This whole thing started when I read an article about a ring. It was a memorial ring from the fourteen hundreds, I think. It was a sea captain’s wife, and the ring was inscribed on the inside: “The cruel seas, remember, took him in November.” And that just got lodged in my head and so I created this thing.
Audience 2: When did the form of the heart take shape?
Jordan: I’m not exactly sure. These are not linear thoughts. I probably imagine they’re actually floating symbols in my mind, sometimes for many years.
Audience 3: (Points to “Ceremonial Garment, Late 21st Century, Jones Falls Settlement, 2022). This piece really reminds me of a gladiator suit and it’s incredibly epic. And, I just want to hear more about these tool handles.
Jordan: So I like those words you used, epic and mythic. For my whole life I’ve basically survived by making and building and fixing things. I inherited my father’s tools and my grandfather’s tools and, when you have a lot of tools in your life, sometimes they break and maybe you fix ’em, maybe you don’t. And so there’s a box of tool handles in the corner, or you see some tool handles in a thrift shop and you think, I’ll need to fix tools, I’ll get those handles. And so eventually you end up with hundreds of handles and there’s something about that capability that is magnificent, but it’s also a responsibility.
At my house, if something breaks, I have to fix it and (laughter), and after a lifetime of that, it’s heavy. And so, this thing actually is quite heavy, for real. And so I imagine that cape as being a symbol of the person who has that life. I guess it is somewhat autobiographical, but I’ve also known people who are even more so like this and they’re inspiring to me. I think in our culture, they’re important figures, especially now because of our throwaway society. We don’t fix anything anymore. Everything is plastic. You can’t even fix most of it.
Audience 4 (Ed Berlin): I wanted to ask about collage. When I was first introduced to the concept, it was to combine different pieces to tell a story that in most cases was really separated from the pieces themselves. I always assumed that the pieces were just like the bricks which make up the building.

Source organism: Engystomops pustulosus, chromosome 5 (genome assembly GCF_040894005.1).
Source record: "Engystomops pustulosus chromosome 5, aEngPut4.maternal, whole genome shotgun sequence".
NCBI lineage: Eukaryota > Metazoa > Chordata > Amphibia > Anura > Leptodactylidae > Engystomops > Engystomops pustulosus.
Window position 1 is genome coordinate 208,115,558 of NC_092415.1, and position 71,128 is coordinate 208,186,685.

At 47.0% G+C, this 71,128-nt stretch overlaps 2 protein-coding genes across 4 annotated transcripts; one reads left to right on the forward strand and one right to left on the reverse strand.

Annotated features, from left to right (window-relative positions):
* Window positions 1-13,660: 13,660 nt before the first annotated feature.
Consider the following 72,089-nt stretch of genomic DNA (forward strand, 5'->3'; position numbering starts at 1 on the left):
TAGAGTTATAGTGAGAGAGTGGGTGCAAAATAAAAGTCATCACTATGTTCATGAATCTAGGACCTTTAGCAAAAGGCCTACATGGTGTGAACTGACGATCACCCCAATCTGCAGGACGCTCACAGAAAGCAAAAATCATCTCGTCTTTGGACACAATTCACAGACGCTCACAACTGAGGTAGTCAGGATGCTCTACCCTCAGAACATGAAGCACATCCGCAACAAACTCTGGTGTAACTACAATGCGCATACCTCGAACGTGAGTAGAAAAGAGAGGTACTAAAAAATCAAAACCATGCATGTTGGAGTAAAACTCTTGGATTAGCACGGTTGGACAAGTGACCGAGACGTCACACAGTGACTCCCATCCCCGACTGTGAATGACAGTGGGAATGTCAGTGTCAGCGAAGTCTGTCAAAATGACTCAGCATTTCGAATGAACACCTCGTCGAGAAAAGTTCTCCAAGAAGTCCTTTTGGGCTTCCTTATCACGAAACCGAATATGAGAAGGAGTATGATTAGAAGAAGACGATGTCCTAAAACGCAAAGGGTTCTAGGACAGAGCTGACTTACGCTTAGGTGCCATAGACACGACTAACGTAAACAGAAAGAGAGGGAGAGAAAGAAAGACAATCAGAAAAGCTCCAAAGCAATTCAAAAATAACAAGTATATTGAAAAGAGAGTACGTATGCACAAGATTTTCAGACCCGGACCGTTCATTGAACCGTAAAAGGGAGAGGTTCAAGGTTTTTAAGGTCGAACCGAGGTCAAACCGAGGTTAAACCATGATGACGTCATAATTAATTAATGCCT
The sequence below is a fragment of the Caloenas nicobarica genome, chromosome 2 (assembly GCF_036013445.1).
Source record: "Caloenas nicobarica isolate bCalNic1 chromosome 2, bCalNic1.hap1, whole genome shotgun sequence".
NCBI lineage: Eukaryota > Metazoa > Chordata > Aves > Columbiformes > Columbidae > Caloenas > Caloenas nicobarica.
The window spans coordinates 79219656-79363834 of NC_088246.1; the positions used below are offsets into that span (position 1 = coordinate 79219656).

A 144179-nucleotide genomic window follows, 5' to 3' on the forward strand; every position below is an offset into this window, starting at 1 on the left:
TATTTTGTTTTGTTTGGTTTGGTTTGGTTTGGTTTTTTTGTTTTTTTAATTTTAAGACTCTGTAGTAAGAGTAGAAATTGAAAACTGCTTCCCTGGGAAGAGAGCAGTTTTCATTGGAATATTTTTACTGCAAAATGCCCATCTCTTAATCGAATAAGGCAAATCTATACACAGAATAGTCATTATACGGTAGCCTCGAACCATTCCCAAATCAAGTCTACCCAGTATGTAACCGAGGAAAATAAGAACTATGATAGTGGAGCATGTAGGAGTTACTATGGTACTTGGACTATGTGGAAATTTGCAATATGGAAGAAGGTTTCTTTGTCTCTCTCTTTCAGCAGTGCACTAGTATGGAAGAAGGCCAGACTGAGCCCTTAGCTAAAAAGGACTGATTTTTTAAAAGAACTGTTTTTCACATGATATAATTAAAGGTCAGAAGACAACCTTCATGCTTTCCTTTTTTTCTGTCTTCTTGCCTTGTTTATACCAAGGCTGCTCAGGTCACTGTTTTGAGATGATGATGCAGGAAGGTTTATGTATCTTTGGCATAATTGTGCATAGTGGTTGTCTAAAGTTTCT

But, what I hear you saying is that there’s a duality in your collages. That you’re telling an integrated story using these found pieces as elements. But the pieces themselves speak to their own individual history. And the viewer vibrates between getting the intended story of the collection and then dwelling on the source of the components, which really opens up the whole concept of collage to a kind of a whole new, maybe for me, new meaning, maybe not for you. It’s interesting to think of it that way.
Adam: I’m definitely a collage newbie. When I got into this position, or this color-way, as a practitioner this is only my second foray into working in collage with this kind of comment. My first color way, first collage series, was much darker, with a heavy worker-based art energy included with a very urban aesthetic. I have to say that it was in that way of working with a collage medium that I realized that I am actually an okay painter… Oddly enough, these collages are the best paintings I think I’ve ever done. And they’re not even paintings, really.
What you just touched on and how you describe that to me is how good music works. One time you’re listening through the song, you’re really appreciating the lyrics and then the next thing, the melody goes through you, and it is just about the melody of the beat. And that’s how something that really bears worth on all levels is a good piece of work. I enjoy and know that I’ve gotten to a point of being able to find completion in these works when they contain an element of that available dialogue and storyline.
But at the same time, I want it to be able to be just appreciated as rhythm. I don’t want these images to have to be deep every single time. I want you to be able to appreciate the motion and the energy and movement, the background. And so they’re designed a lot like repeats for wallpaper or patterns that aren’t meant to be overly studied. But then once you realize that the study’s in there, they’re meant to be able to hold you.